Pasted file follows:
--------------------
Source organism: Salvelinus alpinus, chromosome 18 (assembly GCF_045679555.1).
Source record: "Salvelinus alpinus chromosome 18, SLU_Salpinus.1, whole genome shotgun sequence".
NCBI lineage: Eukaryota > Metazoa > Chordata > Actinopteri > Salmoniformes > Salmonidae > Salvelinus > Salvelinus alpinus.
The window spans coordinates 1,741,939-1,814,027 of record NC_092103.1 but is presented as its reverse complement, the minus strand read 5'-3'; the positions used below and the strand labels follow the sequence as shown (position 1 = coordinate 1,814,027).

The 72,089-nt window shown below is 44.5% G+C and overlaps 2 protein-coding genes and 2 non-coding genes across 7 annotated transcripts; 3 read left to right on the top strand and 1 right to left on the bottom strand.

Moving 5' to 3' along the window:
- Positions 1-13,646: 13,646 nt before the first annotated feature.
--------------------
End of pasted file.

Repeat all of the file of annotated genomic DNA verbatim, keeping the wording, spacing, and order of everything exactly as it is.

Source organism: Salvelinus alpinus, chromosome 18 (assembly GCF_045679555.1).
Source record: "Salvelinus alpinus chromosome 18, SLU_Salpinus.1, whole genome shotgun sequence".
NCBI lineage: Eukaryota > Metazoa > Chordata > Actinopteri > Salmoniformes > Salmonidae > Salvelinus > Salvelinus alpinus.
The window spans coordinates 1,741,939-1,814,027 of record NC_092103.1 but is presented as its reverse complement, the minus strand read 5'-3'; the positions used below and the strand labels follow the sequence as shown (position 1 = coordinate 1,814,027).

The 72,089-nt window shown below is 44.5% G+C and overlaps 2 protein-coding genes and 2 non-coding genes across 7 annotated transcripts; 3 read left to right on the top strand and 1 right to left on the bottom strand.

Moving 5' to 3' along the window:
- Positions 1-13,646: 13,646 nt before the first annotated feature.